A young Queen Elizabeth II.

A young Queen Elizabeth II.US National Archives

When Britain's most famous Prime Minister met further HRM Queen Elizabeth II even as an infant he thought she was something special. 

Considered by many as Britain's greatest Prime Minister, Winston Churchill was a member of Parliament from 1900 to 1964, apart from two years from '22 to '24. He was the longest-serving Member of Parliament in Britain's history. . It's only fitting that Churchill met Queen Elizabeth who would go on to become the longest-serving monarch in history and the two would become good friends. They shared a great deal of mutual respect for each other.

Queen Elizabeth II was the sixth and final monarch that Churchill served under. He was the first Prime Minister, of 13 so far, that Queen Elizabeth had governed. It was Churchill, among others, who tutored the young Queen on the constitutional monarchy, politics, practices, and the law. Churchill helped shape Her Royal Highness into the respected icon she is today.

But when did the pair meeting and did they have any strong opinions of each other before their paths truly crossed? Here we look at their first meetings.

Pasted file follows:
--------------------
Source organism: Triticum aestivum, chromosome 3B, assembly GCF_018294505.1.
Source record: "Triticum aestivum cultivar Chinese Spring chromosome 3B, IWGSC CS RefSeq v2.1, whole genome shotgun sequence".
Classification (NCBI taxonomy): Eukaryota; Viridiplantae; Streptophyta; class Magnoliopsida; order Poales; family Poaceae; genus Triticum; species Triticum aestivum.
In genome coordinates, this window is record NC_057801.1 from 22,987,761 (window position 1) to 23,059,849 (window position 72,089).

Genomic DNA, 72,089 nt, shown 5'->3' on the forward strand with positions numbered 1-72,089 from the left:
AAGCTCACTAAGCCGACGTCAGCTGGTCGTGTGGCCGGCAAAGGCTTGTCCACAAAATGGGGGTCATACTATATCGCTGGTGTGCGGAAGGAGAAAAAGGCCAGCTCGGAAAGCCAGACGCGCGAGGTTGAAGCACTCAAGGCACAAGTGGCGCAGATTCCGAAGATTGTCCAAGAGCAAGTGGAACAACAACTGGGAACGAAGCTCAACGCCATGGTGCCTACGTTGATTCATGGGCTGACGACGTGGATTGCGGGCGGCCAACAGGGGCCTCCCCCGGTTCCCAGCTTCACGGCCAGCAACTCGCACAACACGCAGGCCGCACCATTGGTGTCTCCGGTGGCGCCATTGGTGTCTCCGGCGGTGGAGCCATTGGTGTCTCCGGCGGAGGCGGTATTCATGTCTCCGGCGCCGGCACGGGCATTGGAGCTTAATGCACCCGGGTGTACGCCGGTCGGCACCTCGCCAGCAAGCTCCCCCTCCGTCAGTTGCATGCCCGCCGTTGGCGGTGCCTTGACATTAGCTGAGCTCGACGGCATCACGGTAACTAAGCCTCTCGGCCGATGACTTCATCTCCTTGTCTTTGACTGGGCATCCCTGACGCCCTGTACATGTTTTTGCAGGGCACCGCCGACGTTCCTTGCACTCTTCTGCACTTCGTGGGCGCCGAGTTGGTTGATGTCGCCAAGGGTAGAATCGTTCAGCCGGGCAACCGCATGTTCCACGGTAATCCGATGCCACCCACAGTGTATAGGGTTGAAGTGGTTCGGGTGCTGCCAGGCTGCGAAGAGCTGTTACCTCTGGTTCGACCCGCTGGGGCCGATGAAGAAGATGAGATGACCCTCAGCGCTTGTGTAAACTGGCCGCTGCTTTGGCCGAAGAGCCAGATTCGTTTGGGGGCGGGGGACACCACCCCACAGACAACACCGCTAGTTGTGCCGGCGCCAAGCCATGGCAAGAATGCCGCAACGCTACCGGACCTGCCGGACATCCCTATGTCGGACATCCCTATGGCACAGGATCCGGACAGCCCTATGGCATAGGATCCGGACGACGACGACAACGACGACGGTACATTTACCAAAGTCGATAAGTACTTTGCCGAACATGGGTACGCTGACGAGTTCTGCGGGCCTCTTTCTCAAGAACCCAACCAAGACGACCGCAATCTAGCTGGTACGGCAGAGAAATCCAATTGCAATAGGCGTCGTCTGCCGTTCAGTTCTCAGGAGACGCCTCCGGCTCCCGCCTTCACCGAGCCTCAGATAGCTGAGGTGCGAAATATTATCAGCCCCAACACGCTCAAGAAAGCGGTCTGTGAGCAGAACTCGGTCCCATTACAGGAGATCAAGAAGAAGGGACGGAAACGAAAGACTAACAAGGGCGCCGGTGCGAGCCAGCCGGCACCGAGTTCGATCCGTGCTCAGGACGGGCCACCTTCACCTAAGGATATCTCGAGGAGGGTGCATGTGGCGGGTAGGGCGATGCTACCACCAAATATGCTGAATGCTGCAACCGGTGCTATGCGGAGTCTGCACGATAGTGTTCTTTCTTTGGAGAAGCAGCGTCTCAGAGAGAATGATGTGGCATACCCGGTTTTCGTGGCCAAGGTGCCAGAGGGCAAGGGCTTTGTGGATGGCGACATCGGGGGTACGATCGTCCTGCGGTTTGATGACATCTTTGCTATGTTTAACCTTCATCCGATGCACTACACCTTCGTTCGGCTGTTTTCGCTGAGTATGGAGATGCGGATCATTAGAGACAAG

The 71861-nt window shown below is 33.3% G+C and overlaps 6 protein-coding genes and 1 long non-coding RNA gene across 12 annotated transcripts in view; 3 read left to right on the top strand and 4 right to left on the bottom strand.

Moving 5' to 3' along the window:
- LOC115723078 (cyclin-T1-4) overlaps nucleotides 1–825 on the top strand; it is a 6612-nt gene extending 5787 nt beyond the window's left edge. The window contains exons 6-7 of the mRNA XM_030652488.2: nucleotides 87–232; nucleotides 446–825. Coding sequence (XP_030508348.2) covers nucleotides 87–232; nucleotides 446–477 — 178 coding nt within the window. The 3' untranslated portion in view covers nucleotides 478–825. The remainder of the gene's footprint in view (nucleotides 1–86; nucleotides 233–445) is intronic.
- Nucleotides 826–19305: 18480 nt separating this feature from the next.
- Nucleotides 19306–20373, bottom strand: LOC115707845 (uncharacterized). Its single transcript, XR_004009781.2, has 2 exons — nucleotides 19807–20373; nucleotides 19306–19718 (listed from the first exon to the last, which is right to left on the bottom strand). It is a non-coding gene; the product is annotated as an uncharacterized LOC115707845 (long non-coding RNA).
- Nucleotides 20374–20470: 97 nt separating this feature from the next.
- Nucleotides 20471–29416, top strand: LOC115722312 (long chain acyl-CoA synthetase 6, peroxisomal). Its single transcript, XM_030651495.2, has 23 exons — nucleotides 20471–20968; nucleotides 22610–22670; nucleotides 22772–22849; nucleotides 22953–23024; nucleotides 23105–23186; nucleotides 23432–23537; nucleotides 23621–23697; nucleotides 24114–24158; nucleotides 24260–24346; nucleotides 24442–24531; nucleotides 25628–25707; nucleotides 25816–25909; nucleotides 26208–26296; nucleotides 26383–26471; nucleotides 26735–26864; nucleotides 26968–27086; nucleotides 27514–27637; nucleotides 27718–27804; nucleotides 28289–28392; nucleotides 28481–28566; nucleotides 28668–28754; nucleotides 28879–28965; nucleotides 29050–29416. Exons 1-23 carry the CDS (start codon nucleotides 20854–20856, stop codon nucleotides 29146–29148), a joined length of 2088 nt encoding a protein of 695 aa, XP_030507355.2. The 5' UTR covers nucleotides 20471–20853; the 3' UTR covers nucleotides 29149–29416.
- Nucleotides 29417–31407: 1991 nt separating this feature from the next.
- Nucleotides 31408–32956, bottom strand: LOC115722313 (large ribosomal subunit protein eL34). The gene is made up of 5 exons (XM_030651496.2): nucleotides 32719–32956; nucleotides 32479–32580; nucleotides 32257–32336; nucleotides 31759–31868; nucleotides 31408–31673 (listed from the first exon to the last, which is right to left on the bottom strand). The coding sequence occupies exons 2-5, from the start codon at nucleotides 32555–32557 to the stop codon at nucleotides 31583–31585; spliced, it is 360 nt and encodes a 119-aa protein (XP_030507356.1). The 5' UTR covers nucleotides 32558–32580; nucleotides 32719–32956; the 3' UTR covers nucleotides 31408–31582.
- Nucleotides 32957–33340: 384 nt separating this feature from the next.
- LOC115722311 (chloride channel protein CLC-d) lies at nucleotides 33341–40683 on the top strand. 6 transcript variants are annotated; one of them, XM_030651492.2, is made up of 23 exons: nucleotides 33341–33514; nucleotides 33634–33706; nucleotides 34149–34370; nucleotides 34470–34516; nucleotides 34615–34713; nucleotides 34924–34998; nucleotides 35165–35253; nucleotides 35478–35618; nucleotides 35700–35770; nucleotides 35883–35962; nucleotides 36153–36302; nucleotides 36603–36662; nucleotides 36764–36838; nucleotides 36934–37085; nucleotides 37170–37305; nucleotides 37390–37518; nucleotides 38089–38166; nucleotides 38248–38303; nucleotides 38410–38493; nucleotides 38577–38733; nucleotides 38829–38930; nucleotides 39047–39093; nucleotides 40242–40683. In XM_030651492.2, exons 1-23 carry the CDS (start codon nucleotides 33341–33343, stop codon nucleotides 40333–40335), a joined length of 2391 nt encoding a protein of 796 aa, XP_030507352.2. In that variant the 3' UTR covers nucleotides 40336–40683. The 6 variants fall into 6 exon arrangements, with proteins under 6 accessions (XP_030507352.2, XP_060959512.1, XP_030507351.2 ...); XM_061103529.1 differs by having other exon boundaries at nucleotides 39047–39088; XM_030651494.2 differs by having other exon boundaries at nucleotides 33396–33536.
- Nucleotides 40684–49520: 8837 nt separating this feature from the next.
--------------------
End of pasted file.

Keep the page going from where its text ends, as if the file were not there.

Their first meeting

In truth, Princess Elizabeth would have been only two years old when Winston Churchill met the royal. While visiting at Balmoral Castle, in the Highlands of Scotland, even at such a young age Elizabeth made an impression. So much so that he wrote about the Princess in a letter to his wife on Sept 25, 1928. 

At the time Winston was serving as Chancellor of the Exchequer (his position until 1929). In his letter to his wife he wrong that there was no-one there at the time of his visit except the family, the household, and two-year-old Elizabeth.

“The latter is a character,” he mused, describing her as having “an air of authority and reflectiveness astonishing in an infant”.

And how right he was. 

Winston Churchill.

Winston Churchill.

Princess Elizabeth II was just 13 years old when the Second World War broke out. 

Poor health had forced Prime Minister Neville Chamberlain to resign in 1940 and Churchill formerly took over the role. He firstly formed a War Cabinet. After five long hard years filled with tragedy and hardship, the Allies succeed and defeated the Nazis. 

On June 2 1953 Queen Elizabeth II was crowned at Westminister Abbey. Churchill was again Prime Minister and once again the pair met. 

According to Mary, Churchill's daughter he was immediately impressed with the young Queen. She said the Queen had “quickly captivated him” and he felt her “immense sense of duty” early on.

Every Tuesday afternoon the pair would meet and discuss the matters of the state. According to Mary, Churchill would look forward to their meetings immensely.